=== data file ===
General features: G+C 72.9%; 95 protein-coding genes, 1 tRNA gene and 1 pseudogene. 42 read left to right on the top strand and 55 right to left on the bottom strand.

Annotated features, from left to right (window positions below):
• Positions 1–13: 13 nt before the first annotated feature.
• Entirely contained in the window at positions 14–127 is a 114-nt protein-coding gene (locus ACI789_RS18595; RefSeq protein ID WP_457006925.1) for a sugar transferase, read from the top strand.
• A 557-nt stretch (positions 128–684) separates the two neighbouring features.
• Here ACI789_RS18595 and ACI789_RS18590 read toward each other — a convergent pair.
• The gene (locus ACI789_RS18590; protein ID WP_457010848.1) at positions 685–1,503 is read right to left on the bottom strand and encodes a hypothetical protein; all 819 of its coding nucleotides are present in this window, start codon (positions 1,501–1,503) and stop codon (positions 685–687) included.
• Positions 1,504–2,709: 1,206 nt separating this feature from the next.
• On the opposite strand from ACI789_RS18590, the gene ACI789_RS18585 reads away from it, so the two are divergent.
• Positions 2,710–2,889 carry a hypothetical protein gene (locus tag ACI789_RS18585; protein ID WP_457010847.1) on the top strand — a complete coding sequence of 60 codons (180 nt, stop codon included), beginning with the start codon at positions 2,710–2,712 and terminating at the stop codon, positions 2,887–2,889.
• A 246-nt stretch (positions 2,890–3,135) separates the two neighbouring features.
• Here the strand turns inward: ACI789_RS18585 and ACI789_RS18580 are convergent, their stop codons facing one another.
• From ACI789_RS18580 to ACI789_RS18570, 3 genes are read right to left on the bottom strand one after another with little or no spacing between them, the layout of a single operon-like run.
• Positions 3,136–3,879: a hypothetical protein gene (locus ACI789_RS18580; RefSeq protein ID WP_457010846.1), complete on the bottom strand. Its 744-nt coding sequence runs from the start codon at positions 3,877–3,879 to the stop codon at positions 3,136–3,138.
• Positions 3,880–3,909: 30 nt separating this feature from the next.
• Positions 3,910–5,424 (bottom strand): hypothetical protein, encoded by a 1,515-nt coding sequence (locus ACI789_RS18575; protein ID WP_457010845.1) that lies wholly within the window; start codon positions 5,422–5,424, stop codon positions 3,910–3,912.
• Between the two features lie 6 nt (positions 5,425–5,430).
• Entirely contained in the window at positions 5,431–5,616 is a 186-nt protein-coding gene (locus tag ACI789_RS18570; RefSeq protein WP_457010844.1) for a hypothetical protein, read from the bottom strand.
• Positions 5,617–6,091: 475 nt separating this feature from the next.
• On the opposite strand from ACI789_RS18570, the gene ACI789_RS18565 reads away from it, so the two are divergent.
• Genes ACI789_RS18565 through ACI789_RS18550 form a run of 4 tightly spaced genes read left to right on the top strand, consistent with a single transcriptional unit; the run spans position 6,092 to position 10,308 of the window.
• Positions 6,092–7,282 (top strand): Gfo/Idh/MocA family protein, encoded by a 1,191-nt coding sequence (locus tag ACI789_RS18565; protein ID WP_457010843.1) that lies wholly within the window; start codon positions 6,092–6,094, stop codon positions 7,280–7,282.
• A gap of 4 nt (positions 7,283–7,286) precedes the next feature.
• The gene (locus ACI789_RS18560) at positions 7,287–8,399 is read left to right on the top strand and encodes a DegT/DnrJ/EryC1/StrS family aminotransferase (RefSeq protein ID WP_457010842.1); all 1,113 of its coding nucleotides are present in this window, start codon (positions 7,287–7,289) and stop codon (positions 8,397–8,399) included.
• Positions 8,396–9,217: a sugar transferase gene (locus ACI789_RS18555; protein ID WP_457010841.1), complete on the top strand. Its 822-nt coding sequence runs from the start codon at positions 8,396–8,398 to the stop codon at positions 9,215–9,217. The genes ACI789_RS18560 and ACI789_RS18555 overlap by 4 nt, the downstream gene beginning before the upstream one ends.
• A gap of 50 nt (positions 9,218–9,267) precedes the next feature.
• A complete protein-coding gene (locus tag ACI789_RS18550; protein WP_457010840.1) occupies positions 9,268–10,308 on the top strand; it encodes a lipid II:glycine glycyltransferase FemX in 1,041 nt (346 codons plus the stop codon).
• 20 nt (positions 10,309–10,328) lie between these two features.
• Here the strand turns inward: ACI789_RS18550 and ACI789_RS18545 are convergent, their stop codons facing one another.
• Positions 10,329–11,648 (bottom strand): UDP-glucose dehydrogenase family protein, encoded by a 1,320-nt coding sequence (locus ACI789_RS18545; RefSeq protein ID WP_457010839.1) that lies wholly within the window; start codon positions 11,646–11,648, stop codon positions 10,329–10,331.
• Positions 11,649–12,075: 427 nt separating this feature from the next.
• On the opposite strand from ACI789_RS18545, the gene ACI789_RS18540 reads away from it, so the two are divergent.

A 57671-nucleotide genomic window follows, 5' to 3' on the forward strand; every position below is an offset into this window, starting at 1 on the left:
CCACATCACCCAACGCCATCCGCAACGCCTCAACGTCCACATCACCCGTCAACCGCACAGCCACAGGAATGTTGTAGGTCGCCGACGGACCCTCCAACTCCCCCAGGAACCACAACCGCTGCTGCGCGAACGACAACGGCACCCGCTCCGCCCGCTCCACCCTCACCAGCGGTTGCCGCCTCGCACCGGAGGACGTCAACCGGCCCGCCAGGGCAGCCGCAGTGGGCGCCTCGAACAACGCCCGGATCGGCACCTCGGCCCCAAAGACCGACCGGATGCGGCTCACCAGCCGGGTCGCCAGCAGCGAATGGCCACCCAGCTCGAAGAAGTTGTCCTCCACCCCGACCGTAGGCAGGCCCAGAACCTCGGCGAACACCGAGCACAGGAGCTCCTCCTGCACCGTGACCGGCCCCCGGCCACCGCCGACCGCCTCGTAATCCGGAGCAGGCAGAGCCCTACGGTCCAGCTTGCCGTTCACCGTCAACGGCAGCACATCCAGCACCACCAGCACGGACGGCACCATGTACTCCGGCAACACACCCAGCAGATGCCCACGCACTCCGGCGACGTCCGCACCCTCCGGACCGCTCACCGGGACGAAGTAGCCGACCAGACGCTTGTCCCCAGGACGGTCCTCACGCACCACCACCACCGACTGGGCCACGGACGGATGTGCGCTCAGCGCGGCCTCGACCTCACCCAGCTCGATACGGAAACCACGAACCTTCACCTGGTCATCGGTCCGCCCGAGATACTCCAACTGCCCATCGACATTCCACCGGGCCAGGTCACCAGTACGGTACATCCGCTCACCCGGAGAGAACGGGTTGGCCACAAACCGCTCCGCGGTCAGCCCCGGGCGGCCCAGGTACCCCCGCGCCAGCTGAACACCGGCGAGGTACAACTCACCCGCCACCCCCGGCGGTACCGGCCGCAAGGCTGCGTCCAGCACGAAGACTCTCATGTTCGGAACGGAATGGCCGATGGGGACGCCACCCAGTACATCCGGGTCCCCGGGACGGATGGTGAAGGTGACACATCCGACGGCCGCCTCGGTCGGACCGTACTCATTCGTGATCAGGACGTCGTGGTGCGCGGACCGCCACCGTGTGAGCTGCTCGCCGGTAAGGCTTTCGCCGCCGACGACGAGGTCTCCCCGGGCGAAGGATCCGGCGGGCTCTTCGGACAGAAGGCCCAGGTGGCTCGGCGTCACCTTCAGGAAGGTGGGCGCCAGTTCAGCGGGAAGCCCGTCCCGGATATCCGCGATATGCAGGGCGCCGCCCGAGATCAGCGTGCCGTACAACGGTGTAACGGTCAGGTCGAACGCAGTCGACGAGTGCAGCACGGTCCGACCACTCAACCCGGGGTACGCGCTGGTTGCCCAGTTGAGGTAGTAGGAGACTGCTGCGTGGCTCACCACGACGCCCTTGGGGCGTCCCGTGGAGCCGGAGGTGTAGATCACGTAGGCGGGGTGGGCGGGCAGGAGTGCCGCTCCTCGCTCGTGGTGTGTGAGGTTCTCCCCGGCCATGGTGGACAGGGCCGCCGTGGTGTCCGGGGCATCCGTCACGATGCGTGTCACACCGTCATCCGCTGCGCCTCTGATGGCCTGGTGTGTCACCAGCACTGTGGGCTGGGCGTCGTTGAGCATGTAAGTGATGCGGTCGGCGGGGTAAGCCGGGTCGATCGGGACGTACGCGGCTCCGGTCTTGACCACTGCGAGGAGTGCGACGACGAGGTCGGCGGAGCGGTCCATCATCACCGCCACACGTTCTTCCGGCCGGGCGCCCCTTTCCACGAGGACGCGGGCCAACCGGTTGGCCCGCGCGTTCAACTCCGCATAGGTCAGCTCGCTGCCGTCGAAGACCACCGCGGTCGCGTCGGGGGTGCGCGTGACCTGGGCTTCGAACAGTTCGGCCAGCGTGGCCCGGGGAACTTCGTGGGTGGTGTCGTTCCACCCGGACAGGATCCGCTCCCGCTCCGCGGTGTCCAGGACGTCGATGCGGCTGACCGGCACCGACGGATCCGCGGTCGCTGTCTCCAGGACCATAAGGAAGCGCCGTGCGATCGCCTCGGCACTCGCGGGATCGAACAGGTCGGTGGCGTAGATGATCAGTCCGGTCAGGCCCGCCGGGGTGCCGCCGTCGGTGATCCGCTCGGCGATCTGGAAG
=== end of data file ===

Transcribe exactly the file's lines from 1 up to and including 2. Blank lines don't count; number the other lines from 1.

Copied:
General features: G+C 72.9%; 95 protein-coding genes, 1 tRNA gene and 1 pseudogene. 42 read left to right on the top strand and 55 right to left on the bottom strand.

Annotated features, from left to right (window positions below):